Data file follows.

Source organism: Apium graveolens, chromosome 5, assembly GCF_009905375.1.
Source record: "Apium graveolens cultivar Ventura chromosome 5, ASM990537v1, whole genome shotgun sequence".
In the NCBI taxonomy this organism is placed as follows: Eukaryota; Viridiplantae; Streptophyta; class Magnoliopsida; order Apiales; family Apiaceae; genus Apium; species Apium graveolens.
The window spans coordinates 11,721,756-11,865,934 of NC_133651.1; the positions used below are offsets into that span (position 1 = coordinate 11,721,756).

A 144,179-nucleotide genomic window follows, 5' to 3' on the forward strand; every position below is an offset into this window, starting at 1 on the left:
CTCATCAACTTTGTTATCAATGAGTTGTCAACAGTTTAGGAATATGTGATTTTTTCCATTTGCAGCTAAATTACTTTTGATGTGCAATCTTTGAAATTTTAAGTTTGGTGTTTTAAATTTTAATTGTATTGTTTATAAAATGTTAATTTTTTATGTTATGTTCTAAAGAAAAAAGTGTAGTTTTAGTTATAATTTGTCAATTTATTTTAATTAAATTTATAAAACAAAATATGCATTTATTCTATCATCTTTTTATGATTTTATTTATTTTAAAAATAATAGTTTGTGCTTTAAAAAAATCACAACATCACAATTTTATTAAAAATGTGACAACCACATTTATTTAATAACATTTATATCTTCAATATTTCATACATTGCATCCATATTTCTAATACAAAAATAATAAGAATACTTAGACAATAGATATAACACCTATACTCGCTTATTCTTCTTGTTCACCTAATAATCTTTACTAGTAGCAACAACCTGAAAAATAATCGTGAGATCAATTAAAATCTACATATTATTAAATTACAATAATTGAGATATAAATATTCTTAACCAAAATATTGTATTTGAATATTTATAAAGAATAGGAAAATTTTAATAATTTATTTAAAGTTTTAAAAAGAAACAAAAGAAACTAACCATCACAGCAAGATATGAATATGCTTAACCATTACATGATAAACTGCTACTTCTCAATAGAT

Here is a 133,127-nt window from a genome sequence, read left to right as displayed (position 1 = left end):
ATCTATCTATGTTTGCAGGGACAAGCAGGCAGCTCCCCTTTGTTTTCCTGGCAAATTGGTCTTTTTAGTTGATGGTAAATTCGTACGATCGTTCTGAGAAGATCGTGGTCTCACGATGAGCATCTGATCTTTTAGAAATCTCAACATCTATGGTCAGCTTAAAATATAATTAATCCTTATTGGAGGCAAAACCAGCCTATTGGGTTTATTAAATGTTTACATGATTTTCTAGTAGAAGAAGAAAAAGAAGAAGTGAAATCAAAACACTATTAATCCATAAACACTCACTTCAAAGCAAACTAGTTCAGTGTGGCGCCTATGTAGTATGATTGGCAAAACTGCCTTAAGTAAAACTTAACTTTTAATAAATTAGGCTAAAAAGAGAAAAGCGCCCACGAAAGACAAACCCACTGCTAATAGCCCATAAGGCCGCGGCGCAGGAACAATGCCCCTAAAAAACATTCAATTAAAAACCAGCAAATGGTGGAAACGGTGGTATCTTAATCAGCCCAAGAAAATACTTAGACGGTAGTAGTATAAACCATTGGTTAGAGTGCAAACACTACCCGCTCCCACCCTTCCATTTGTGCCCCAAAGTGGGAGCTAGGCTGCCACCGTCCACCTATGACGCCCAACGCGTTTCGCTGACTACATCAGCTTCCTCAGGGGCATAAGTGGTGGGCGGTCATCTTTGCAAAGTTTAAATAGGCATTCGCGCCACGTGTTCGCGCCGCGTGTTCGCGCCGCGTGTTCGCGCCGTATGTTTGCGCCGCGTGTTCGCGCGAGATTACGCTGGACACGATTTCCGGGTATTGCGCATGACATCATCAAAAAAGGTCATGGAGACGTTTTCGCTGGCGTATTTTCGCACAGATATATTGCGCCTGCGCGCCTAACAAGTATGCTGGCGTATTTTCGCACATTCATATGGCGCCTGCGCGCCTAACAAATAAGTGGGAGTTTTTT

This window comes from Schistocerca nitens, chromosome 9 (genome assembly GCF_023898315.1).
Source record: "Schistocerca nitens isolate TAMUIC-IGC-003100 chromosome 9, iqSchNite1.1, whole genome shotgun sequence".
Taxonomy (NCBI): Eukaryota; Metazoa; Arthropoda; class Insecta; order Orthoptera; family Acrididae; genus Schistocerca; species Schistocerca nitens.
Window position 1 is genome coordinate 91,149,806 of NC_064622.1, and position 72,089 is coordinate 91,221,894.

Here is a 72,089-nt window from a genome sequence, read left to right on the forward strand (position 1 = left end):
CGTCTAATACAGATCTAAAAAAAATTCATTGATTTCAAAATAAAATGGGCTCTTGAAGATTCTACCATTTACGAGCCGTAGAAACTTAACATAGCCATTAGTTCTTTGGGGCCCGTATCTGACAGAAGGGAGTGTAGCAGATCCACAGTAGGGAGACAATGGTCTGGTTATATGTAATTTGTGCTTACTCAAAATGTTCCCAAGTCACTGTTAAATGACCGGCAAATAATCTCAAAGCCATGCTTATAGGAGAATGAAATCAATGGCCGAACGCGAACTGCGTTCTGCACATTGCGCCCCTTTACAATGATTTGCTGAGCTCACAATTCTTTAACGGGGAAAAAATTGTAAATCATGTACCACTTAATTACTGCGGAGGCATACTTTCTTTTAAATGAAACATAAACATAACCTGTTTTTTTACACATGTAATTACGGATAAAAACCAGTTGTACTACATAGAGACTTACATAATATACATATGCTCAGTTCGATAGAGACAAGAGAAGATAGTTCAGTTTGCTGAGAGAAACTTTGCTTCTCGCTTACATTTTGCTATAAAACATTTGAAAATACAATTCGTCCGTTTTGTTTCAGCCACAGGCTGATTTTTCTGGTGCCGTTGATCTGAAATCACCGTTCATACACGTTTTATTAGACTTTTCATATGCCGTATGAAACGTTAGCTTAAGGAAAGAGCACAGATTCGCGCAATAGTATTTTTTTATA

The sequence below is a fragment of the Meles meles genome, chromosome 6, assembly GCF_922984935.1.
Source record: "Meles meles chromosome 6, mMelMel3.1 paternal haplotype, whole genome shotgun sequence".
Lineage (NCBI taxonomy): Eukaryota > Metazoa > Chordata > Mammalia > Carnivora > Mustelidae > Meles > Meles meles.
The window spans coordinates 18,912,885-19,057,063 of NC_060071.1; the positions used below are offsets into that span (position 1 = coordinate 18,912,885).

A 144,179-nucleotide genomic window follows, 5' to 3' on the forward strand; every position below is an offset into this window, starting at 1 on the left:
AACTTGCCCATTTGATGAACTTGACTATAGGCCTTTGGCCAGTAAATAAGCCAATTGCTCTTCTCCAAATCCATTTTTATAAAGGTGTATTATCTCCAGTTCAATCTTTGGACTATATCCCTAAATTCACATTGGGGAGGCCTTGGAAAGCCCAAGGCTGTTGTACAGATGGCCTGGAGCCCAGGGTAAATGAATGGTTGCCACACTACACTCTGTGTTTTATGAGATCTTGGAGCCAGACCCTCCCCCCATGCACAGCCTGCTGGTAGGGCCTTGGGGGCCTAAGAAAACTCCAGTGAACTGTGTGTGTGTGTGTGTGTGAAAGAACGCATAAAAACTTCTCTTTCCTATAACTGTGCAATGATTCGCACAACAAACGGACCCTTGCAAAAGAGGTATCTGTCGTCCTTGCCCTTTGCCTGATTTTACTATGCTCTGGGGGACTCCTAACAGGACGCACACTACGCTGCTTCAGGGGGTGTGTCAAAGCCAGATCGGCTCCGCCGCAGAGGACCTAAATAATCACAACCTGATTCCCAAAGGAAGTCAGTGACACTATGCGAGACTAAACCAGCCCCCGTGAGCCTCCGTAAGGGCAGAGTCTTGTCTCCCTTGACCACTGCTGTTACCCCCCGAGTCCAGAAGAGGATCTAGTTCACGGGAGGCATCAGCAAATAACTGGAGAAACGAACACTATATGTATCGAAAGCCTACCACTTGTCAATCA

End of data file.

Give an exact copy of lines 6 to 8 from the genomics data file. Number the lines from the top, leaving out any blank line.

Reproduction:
CTCATCAACTTTGTTATCAATGAGTTGTCAACAGTTTAGGAATATGTGATTTTTTCCATTTGCAGCTAAATTACTTTTGATGTGCAATCTTTGAAATTTTAAGTTTGGTGTTTTAAATTTTAATTGTATTGTTTATAAAATGTTAATTTTTTATGTTATGTTCTAAAGAAAAAAGTGTAGTTTTAGTTATAATTTGTCAATTTATTTTAATTAAATTTATAAAACAAAATATGCATTTATTCTATCATCTTTTTATGATTTTATTTATTTTAAAAATAATAGTTTGTGCTTTAAAAAAATCACAACATCACAATTTTATTAAAAATGTGACAACCACATTTATTTAATAACATTTATATCTTCAATATTTCATACATTGCATCCATATTTCTAATACAAAAATAATAAGAATACTTAGACAATAGATATAACACCTATACTCGCTTATTCTTCTTGTTCACCTAATAATCTTTACTAGTAGCAACAACCTGAAAAATAATCGTGAGATCAATTAAAATCTACATATTATTAAATTACAATAATTGAGATATAAATATTCTTAACCAAAATATTGTATTTGAATATTTATAAAGAATAGGAAAATTTTAATAATTTATTTAAAGTTTTAAAAAGAAACAAAAGAAACTAACCATCACAGCAAGATATGAATATGCTTAACCATTACATGATAAACTGCTACTTCTCAATAGAT

Here is a 133,127-nt window from a genome sequence, read left to right as displayed (position 1 = left end):
ATCTATCTATGTTTGCAGGGACAAGCAGGCAGCTCCCCTTTGTTTTCCTGGCAAATTGGTCTTTTTAGTTGATGGTAAATTCGTACGATCGTTCTGAGAAGATCGTGGTCTCACGATGAGCATCTGATCTTTTAGAAATCTCAACATCTATGGTCAGCTTAAAATATAATTAATCCTTATTGGAGGCAAAACCAGCCTATTGGGTTTATTAAATGTTTACATGATTTTCTAGTAGAAGAAGAAAAAGAAGAAGTGAAATCAAAACACTATTAATCCATAAACACTCACTTCAAAGCAAACTAGTTCAGTGTGGCGCCTATGTAGTATGATTGGCAAAACTGCCTTAAGTAAAACTTAACTTTTAATAAATTAGGCTAAAAAGAGAAAAGCGCCCACGAAAGACAAACCCACTGCTAATAGCCCATAAGGCCGCGGCGCAGGAACAATGCCCCTAAAAAACATTCAATTAAAAACCAGCAAATGGTGGAAACGGTGGTATCTTAATCAGCCCAAGAAAATACTTAGACGGTAGTAGTATAAACCATTGGTTAGAGTGCAAACACTACCCGCTCCCACCCTTCCATTTGTGCCCCAAAGTGGGAGCTAGGCTGCCACCGTCCACCTATGACGCCCAACGCGTTTCGCTGACTACATCAGCTTCCTCAGGGGCATAAGTGGTGGGCGGTCATCTTTGCAAAGTTTAAATAGGCATTCGCGCCACGTGTTCGCGCCGCGTGTTCGCGCCGCGTGTTCGCGCCGTATGTTTGCGCCGCGTGTTCGCGCGAGATTACGCTGGACACGATTTCCGGGTATTGCGCATGACATCATCAAAAAAGGTCATGGAGACGTTTTCGCTGGCGTATTTTCGCACAGATATATTGCGCCTGCGCGCCTAACAAGTATGCTGGCGTATTTTCGCACATTCATATGGCGCCTGCGCGCCTAACAAATAAGTGGGAGTTTTTT